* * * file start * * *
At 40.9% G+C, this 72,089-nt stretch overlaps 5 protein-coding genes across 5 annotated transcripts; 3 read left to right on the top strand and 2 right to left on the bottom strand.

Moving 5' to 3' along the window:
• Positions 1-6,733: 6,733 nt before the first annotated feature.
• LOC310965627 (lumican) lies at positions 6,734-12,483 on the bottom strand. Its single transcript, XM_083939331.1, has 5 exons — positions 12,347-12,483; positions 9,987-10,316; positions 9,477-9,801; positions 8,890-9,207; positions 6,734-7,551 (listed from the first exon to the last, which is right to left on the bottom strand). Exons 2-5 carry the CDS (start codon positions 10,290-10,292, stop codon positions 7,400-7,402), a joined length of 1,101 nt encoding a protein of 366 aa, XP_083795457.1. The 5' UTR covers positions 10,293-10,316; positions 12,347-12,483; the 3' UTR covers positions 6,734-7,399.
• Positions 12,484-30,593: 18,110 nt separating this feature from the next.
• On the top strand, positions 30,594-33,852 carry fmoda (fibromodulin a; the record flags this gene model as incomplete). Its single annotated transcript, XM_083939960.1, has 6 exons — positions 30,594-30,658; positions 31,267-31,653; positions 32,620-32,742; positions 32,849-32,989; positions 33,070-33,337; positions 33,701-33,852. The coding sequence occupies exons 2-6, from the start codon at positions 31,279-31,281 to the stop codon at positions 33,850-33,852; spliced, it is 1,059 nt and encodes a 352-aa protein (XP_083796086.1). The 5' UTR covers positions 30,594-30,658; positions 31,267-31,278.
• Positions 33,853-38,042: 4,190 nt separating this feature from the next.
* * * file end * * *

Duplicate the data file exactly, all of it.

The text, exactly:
At 40.9% G+C, this 72,089-nt stretch overlaps 5 protein-coding genes across 5 annotated transcripts; 3 read left to right on the top strand and 2 right to left on the bottom strand.

Moving 5' to 3' along the window:
• Positions 1-6,733: 6,733 nt before the first annotated feature.
• LOC310965627 (lumican) lies at positions 6,734-12,483 on the bottom strand. Its single transcript, XM_083939331.1, has 5 exons — positions 12,347-12,483; positions 9,987-10,316; positions 9,477-9,801; positions 8,890-9,207; positions 6,734-7,551 (listed from the first exon to the last, which is right to left on the bottom strand). Exons 2-5 carry the CDS (start codon positions 10,290-10,292, stop codon positions 7,400-7,402), a joined length of 1,101 nt encoding a protein of 366 aa, XP_083795457.1. The 5' UTR covers positions 10,293-10,316; positions 12,347-12,483; the 3' UTR covers positions 6,734-7,399.
• Positions 12,484-30,593: 18,110 nt separating this feature from the next.
• On the top strand, positions 30,594-33,852 carry fmoda (fibromodulin a; the record flags this gene model as incomplete). Its single annotated transcript, XM_083939960.1, has 6 exons — positions 30,594-30,658; positions 31,267-31,653; positions 32,620-32,742; positions 32,849-32,989; positions 33,070-33,337; positions 33,701-33,852. The coding sequence occupies exons 2-6, from the start codon at positions 31,279-31,281 to the stop codon at positions 33,850-33,852; spliced, it is 1,059 nt and encodes a 352-aa protein (XP_083796086.1). The 5' UTR covers positions 30,594-30,658; positions 31,267-31,278.
• Positions 33,853-38,042: 4,190 nt separating this feature from the next.